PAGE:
April 18, 2020
Is It or Isn't It?
Originally published November 5, 2010
LRO (top) and Lunar Orbiter IV (below) images from LRO Featured Image (NASA/GSFC/ASU)
The southern rim of Gassendi is low and on some images seems to disappear. If that is true it would explain how the dark mare lava got inside the crater rim - it just flowed in from Mare Humorum. But other images seem to pretty clearly show that the rim is there, so that the lava must have come up inside the rim along fractures associated with the formation of Gassendi. The LRO Wide Angle Camera provides the latest piece of evidence(above) in this controversy. The lowest part of the rim is much darker than the adjacent bright rim segments so that in high Sun views such as this the rim does disappear. On the lower Sun view of the antique Lunar Orbiter view (below) the dark ridge is really there. But it is very similar in tone to the lava on both sides of the rim. Is it possible that Humorum lavas slurped over the low part of the rim and flowed into Gassendi? I doubt it. But on the WAC image look just north of the low spot notice a ridge that is darker than its neighbors. Is this area covered by dark lava or perhaps pyroclastics?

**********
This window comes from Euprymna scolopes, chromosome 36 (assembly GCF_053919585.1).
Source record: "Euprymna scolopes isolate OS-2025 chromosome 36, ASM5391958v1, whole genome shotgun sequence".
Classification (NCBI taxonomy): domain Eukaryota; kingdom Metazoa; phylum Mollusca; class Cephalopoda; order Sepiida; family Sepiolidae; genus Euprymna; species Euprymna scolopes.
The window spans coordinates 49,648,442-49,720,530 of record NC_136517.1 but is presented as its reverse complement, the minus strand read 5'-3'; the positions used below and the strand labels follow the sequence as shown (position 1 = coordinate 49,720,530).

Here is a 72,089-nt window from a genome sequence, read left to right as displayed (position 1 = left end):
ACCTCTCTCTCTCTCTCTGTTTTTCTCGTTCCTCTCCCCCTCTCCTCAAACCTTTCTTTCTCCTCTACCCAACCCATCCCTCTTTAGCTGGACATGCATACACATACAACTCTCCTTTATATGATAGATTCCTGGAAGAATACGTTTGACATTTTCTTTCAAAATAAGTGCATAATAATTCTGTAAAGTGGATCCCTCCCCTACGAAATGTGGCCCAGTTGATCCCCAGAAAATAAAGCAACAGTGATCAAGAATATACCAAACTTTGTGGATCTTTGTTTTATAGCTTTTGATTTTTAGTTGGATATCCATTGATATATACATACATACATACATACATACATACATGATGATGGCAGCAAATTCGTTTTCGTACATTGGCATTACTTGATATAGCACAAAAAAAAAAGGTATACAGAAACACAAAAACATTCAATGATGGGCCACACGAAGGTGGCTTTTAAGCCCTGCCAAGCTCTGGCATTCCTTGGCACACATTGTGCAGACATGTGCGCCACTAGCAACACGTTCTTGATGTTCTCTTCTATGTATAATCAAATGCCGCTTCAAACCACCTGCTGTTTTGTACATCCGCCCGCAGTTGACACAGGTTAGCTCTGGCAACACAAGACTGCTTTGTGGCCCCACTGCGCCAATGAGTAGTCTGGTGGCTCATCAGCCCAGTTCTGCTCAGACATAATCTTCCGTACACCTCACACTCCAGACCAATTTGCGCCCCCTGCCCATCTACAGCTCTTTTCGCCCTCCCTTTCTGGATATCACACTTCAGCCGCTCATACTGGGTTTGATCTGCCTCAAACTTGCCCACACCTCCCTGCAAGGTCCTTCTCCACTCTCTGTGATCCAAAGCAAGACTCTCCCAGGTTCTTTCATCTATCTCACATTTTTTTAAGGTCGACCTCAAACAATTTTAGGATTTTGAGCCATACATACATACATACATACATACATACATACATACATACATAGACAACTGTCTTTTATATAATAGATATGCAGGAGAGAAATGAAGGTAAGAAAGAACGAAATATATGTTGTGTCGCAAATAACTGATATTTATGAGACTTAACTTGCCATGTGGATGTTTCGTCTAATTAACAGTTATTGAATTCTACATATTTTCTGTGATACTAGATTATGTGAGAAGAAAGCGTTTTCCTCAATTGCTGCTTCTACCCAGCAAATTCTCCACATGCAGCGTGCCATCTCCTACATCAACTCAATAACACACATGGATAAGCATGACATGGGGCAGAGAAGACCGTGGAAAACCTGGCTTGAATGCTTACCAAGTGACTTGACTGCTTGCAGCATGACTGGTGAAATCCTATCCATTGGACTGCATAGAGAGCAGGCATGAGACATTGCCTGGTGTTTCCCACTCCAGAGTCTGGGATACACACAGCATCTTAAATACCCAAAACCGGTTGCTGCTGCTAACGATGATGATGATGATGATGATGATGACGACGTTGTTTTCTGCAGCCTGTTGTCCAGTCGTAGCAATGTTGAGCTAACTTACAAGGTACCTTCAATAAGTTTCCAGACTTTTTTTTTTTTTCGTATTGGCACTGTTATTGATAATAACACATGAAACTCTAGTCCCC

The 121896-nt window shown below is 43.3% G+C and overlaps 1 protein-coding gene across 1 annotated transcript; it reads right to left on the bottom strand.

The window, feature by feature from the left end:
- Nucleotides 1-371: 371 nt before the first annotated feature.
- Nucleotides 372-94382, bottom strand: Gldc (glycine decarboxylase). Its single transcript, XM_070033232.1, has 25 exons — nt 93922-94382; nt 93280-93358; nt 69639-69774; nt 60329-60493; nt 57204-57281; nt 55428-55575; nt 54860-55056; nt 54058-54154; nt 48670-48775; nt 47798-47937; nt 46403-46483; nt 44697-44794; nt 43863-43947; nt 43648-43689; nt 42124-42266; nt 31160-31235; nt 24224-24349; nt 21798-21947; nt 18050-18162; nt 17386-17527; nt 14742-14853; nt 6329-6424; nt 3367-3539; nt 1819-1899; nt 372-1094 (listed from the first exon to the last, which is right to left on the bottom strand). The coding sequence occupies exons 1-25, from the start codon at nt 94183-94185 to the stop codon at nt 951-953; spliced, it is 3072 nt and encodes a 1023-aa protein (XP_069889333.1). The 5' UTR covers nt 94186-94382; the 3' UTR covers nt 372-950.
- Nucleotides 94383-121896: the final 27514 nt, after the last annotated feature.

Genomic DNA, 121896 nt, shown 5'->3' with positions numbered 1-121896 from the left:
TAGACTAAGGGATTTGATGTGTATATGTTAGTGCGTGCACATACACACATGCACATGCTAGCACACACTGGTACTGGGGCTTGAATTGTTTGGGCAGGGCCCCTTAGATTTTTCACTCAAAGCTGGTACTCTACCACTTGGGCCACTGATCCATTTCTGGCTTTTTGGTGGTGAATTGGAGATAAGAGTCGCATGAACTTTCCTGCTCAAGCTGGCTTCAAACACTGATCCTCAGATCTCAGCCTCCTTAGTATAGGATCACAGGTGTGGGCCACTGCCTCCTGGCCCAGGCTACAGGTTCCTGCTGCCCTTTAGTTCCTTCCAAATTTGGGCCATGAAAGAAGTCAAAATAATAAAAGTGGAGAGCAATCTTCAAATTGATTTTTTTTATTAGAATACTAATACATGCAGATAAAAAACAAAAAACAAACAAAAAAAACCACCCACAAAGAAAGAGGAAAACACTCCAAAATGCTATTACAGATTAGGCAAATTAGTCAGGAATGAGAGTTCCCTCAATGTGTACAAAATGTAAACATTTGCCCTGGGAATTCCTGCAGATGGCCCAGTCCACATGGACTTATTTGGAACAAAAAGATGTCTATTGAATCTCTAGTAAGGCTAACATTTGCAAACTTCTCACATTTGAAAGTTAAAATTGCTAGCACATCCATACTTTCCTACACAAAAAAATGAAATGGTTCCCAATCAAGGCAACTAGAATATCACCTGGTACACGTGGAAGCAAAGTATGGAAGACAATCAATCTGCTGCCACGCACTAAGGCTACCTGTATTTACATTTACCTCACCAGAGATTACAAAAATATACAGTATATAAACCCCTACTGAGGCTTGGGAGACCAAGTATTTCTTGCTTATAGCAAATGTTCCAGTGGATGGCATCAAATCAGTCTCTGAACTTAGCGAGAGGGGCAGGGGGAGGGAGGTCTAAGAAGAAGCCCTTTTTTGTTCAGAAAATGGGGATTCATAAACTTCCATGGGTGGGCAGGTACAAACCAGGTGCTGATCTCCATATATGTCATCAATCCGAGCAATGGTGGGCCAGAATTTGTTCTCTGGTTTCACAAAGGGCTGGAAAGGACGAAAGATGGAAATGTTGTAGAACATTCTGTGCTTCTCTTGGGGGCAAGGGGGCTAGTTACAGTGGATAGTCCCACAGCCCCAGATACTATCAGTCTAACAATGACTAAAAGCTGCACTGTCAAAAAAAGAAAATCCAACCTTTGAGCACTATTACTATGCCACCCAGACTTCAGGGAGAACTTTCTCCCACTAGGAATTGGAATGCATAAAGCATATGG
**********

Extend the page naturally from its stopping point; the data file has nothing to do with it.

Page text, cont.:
Rükl plate 52
Yesterday's LPOD: Saving History
Tomorrow's LPOD: Competing Processes